FIRST WORLD WAR NOTES
First World War, or the Great War as it was sometimes called, was declared
in August 1914 and lasted until August 1918 and all that time I was at the
High School because in the spring of 1914 I sat the examination for a
County Major Scholarship and after written and practical tests and an
interview I was successful and in September 1914 became a scholar at the
Pontefract and District Girls High School.
uniform was compulsory and consisted of a brown serge box-pleated tunic
with a brown braid girdle, a cream coloured cotton blouse and a brown tie.
Bobbed hair was not the fashion in those days so we had to have it plaited
or tied back with a brown ribbon. In winter we wore a brown cloth ‘pork-pie’
cap with a brown and white school badge. In summer we wore a ‘straw-boater’
with a brown and white ribbon band with the school badge. We carried our
books etc. in a brown shoulder satchel made of leather or canvas. Carrier
bags or haversacks or other containers were not allowed.
were no buses running at that period in time and only the very rich had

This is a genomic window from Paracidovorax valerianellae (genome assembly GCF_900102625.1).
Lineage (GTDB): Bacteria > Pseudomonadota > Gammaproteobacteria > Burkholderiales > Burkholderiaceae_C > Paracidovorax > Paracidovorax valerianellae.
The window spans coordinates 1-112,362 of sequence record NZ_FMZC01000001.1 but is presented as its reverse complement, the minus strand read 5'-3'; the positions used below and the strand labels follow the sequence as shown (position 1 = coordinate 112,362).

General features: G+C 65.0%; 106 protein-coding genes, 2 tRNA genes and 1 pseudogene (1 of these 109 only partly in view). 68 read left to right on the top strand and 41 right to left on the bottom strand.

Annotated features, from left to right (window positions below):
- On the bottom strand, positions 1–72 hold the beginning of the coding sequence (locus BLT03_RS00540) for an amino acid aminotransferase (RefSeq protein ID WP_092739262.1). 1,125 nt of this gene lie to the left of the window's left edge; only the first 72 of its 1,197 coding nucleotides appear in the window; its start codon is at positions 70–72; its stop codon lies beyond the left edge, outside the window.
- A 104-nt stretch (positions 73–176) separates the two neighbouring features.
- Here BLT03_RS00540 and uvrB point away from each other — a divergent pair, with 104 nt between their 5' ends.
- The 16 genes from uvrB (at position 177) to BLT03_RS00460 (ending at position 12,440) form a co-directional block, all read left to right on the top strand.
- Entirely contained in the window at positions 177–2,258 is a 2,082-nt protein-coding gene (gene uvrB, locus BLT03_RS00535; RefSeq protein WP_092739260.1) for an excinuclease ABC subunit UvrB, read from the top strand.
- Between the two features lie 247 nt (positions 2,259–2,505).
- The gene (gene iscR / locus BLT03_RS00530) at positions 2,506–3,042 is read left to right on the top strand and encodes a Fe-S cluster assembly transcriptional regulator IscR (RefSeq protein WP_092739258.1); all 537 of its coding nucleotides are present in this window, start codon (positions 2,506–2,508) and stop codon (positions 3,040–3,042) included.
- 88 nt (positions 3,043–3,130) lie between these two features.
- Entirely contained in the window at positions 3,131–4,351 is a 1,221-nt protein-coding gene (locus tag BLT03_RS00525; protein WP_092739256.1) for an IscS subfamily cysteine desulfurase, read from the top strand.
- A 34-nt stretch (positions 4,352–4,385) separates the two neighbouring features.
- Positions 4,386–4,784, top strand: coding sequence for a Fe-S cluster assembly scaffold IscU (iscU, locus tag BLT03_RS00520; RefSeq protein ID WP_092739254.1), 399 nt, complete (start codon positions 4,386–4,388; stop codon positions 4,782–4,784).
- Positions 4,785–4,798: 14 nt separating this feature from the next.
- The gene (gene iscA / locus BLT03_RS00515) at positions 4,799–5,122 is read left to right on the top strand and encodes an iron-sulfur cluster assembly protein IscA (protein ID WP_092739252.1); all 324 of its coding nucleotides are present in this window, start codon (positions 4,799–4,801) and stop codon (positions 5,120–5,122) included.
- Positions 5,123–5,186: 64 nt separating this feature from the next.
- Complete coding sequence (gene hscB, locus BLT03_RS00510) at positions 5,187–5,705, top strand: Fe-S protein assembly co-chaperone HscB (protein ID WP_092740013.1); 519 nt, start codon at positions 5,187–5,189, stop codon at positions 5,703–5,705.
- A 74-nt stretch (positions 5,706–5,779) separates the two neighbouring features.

cars, so the girls from Knottingley, where I lived, travelled by steam
train to Tanshelf Station on the old Lancashire and Yorkshire Railway and
then walked up the hill to school. The school is still there, but is now a
sixth form college. It had only been opened and its size and facilities
were in marked contrast to the old Church School I had attended until
then. It was a two storied building with the classrooms, head teachers
room, staff room and cloakrooms downstairs and the Science Laboratory, Art
Room and Domestic Science and Dining Room upstairs. There was no
telephone. One stormy windy day, one of the windows in the School Hall
blew in and the shattered glass cut me near my eye and on my wrist.
Because the school had no telephone a member of staff had to brave the
elements and walk into town for a doctor who came and stitched my wounds
and took me home in his car! We girls were not allowed to enter by the
front door, this privilege was reserved for the teaching staff and